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In support of this hypothesis (namely, that the Irish are Jews) Mr. Hamilton has produced some very striking proofs. Thus, he shows that the fine linen, mentioned in Revelations as worn by those personages who are to gain a victory over the Beast, is an evident allusion to the staple manufacture of Ireland; while the “ harps" which they bear are, no less evidently, intended to represent the provincial arms of Leinster, which have been as Mr. O'Halloran tells us) a harp, or, strung, argent, in a field vert, ever since the landing of Heber and Heremon in Ireland, on the 17th day of Bel, or May, in the year of the world, according to the Hebrew computation, 2736.
The Irish being thus indisputably proved to be Jews, it is to be hoped that the Irish country gentlemen (now that their estates are beginning to illustrate the doctrine of Evanescent Quantities) will, when forced to take refuge in the arms of their brethren of Israel, find them considerate and compassionate, if it were for nothing but old consanguinity's sake.
With respect to the moral character of my ancestors in the times of Ollam Fodlah and Brian Boromhe, there is no doubt that, however suppressed or modified, it must have been pretty much the same that it is at present. The Great Frederick used to say, that while the French fight for glory, the Spaniards for religion, and the English for liberty, the Irish are the only people in the world who fight for fun; and, however true this may be of my countrymen in general, there is no doubt of its perfect correctness as applied to the Rock Family in particular. Discord is, indeed, our natural element; like that storm-loving animal, the seal, we are comfortable only in a tempest; and the object of the following historical and biographical sketch is to show how kindly the English government has at all times consulted our taste in this particular--ministering to our love of riot through every successive reign, from the invasion of Henry II. down to the present day, so as to leave scarcely an interval during the whole six hundred years in which the Captain Rock for the time might not exclaim,
“ Quæ regio in terris nostri non plena laboris ? " or, as it has been translated by one of my family:
Through Leinster, Ulster, Connaught, Munster,
1172-1189. Reign of Henry II.- Queues and Mustachios.-Allen
tion to them by the Legislature.—Fine for killing a mere Irishman.— The O'Driscolls expensive killing:- English and Irish cursing each other.–Apostrophe to Tithes.
In the year 1180, and for some centuries after, if a man was caught in Ireland with his upper lip unshaven, he was held to be no true Englishman, and might be plundered without ceremony, or killed at a very trifling expense.
In the year 1798, under the government of Lords Camden and Castlereagh, if a man was caught in Dublin who had no queue, he was held, in the same manner, to be no true Englishman, and might be whipped, ad libitum, by any loyal gentleman who had one.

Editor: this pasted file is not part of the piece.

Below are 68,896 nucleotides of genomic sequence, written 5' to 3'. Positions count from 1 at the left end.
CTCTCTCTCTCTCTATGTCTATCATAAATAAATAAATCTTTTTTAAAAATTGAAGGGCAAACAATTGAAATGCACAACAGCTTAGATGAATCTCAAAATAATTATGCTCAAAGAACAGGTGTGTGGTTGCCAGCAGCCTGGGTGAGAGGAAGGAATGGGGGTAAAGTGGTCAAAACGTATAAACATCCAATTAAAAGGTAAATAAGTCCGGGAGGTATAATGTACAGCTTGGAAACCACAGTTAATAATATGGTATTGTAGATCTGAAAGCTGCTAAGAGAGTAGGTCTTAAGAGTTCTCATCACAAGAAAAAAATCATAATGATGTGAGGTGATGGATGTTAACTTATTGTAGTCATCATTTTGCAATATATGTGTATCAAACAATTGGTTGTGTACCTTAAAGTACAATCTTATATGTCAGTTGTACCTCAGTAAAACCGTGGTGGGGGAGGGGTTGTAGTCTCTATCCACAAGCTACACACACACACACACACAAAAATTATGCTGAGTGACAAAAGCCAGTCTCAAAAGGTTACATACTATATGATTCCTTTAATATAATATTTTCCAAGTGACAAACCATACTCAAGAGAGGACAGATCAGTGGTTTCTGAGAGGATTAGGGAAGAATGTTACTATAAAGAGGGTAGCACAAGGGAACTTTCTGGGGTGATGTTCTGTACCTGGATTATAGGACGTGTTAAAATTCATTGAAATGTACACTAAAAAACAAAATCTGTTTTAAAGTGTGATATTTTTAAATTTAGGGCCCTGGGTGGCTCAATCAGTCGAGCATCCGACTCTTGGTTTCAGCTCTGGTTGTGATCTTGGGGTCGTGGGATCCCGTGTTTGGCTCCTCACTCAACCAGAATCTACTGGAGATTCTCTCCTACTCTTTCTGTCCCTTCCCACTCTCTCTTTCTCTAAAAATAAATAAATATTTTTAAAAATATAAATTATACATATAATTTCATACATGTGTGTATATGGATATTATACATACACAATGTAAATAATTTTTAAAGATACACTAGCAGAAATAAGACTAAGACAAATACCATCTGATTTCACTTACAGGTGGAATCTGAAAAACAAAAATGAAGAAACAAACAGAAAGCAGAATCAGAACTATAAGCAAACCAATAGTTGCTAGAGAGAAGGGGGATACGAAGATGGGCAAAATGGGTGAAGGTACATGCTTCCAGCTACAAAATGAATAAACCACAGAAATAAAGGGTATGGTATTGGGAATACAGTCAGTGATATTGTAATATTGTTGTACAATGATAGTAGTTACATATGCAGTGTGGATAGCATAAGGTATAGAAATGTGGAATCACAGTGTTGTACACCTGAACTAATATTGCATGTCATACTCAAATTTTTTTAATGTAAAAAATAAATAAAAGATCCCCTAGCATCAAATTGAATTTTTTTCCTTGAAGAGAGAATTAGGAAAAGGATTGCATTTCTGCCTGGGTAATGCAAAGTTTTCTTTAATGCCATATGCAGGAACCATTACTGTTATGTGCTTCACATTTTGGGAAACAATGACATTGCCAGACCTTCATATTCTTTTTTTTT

This shows, at least, how steadily the rulers of Ireland have persevered in their ancient maxims of policy, and what importance may be given to mustachios and tails by a government that will but for six hundred years set seriously about it. In the former period, of course the whiskers of the Rock Family flourished, -persecution being to whiskers more nutritive than the best Macassar oil; and, in the latter period, Crops, as we all know, became so formidable as to require not only an army of twenty or thirty thousand men, but all Lord Cornwallis's good sense and humanity, to put them down again.
I have said that the penalty, in those times, for killing a mere Irishman was but small. Sometimes, however, the price was higher. Sir John Davies, in his Historical Relations, tells us of one William, the son of Roger, who, among others, was, by John Wogan, Lord-Justice of Ireland, fined five marks for killing one O'Driscoll ;" *this was an unusually extravagant mulct; and it would be a curious research for an antiquary to inquire why the O’Driscolls were so much more expensive killing than other people.
The following verses, addressed, I understand, to a certain personage, whose hatred of an Irishman is, at least, equal to his love of a guinea, come nearer, perhaps, to the sum at which, in the honey-moon of our English connexion, the life of a " merus Hibernus" was valued :
* In the 4th of Edward II. R. de Wayleys was tried at Waterford for feloniously slaying John Mac Gillimorry. The prisoner confesses the fact, but pleads that “ he could not tlaereby commit felony, because the deceased was a mere Irishman, and not of free blood,” etc. etc.-See the Eleventh Address of Dr. Lucas on this subject.
" Oh, hadst thou lived when every Saxon clown
It was in such times, and under such laws, that my pugnacious progenitors first rose into repute, and began that career which, under the various wames of Mere Irish, Rapparees, White-boy's, etc., they have continued prosperously down to the present day.
It has usually been the policy of conquerors and colonists to blend as much as possible with the people among whom they establish themselves, to share with them the advantage of their own institutions, to remove all invidious distinctions that might recal the memory of their original invasion or intrusion,-in short, to sow in their new neighbourhood the seeds of future shelter and ornament, instead of perversely applying themselves to the culture of poison, and sitting down, like witches, with a plantation of night-shade around them.
Had our English conquerors adopted this ordinary policy, the respectable Family of the Rocks might never have been heard of ; a few dozen re